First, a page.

No group immediately claimed responsibility for the midday attack near the ancient citadel in Erbil, capital of the semi-autonomous Kurdish region in northern Iraq, though it bore the hallmarks of the Islamic State group.
Erbil has remained mostly calm but it lies close to the front-lines in Iraq’s war against the Sunni militant group. The city has taken in thousands of refugees who fled the extremists’ summer blitz that captured large swaths of northern and western Iraq, as well as a third of neighboring Syria.
Three of the four people killed in Wednesday’s explosion were guards, said Hamza Hamid, a spokesman for the Erbil governor. The Iraqi Kurdish health ministry reported at least 22 were wounded.
Hamid said the attack took place “right in front of the main entrance of the building of Erbil governorate,” which is near the citadel.
Mayor Nawzad Hadi told the state-run Rudaw TV channel that the bomber tried to enter the citadel grounds but failed, so he detonated his explosives-laden car outside the complex.
The mayor said properties in the area suffered significant damage but it was unclear if the citadel, claimed to be one of the world’s longest continuously inhabited landmarks, was damaged. The hilltop castle has a history stretching back more than 8,000 years. In 2007, the UN Educational, Scientific and Cultural Organization, or UNESCO, oversaw a project geared at restoring and preserving the ancient site.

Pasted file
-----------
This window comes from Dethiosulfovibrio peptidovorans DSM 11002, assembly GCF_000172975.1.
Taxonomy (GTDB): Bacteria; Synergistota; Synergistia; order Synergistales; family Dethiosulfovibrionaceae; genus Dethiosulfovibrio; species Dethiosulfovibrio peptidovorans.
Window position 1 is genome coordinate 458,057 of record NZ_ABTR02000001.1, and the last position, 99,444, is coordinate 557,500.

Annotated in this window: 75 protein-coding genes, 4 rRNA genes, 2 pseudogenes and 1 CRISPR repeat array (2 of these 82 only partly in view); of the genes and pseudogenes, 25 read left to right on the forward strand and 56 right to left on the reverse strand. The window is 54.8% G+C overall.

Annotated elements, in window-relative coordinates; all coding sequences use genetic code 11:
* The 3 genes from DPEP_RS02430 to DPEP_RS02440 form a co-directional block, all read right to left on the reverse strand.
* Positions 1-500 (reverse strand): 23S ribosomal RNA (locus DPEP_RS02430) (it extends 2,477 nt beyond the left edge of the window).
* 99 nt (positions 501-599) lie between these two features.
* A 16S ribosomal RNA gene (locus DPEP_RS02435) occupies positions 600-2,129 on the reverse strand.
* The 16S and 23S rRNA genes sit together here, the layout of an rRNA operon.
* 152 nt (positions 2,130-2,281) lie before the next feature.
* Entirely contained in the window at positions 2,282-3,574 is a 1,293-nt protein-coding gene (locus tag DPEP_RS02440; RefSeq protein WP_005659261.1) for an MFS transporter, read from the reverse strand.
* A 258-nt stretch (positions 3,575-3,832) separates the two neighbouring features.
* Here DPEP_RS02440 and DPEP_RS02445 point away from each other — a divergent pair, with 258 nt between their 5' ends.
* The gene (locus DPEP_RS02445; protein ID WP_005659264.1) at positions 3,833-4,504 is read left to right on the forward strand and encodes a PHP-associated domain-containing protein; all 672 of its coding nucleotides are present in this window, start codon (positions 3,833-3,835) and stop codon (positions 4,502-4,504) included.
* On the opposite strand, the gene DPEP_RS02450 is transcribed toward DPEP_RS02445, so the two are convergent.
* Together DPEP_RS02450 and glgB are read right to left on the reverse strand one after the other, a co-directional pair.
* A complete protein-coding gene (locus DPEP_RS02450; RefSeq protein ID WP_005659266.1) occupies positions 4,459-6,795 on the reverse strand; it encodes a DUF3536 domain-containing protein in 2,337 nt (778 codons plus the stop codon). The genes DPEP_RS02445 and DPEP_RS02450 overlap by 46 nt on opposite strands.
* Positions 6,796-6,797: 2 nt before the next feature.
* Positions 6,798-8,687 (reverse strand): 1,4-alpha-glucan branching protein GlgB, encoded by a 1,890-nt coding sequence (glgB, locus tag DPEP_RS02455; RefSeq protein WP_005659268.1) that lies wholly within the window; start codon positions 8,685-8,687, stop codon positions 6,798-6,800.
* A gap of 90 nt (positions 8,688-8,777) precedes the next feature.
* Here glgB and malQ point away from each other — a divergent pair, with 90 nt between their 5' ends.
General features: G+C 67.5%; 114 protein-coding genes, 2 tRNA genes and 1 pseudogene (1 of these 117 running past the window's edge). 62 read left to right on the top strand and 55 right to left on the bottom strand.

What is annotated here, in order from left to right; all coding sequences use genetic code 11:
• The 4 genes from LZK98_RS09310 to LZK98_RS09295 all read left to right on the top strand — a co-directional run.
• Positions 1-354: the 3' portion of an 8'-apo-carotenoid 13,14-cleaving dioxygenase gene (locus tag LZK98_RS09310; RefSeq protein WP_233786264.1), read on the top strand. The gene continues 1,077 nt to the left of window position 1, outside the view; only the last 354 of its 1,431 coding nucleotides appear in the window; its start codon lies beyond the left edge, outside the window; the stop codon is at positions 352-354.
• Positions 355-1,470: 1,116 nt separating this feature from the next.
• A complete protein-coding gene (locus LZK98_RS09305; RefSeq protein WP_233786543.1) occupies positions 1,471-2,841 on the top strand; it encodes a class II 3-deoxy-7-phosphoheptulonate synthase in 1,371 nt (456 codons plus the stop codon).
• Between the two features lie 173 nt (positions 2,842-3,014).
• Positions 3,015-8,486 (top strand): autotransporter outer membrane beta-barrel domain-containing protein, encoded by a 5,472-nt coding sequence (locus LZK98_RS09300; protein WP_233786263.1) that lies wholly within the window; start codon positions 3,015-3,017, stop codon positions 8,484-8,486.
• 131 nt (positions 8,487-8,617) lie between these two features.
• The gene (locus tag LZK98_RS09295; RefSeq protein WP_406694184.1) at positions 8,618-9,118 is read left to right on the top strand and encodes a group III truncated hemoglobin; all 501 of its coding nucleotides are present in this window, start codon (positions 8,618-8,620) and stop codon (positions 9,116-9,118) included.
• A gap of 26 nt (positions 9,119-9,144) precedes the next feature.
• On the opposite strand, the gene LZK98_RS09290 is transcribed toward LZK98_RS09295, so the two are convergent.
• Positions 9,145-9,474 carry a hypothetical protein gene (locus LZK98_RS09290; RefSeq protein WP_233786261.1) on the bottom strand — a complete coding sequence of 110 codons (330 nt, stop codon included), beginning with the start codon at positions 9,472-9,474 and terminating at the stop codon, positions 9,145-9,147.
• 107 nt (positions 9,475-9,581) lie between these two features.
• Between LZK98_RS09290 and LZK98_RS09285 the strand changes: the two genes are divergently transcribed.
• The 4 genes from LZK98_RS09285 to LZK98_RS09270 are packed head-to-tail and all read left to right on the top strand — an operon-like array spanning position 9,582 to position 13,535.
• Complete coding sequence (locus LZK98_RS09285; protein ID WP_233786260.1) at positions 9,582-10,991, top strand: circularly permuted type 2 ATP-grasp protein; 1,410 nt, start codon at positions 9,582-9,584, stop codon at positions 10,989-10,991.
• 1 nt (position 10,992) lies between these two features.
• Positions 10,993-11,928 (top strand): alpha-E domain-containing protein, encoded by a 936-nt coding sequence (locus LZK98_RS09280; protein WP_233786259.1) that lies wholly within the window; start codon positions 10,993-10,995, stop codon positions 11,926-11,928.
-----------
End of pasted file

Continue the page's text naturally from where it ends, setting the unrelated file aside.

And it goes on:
Kurdish security forces swiftly sealed off the area. Streets outside the castle were lined by charred cars and blood stained the pavement as ambulance workers rushed to help the victims.
In their push, the Islamic State militants at one point advanced within 30 kilometers (18 miles) of Erbil, but they were beaten back by Iraqi Kurdish forces, known as the peshmerga, with the help of US airstrikes.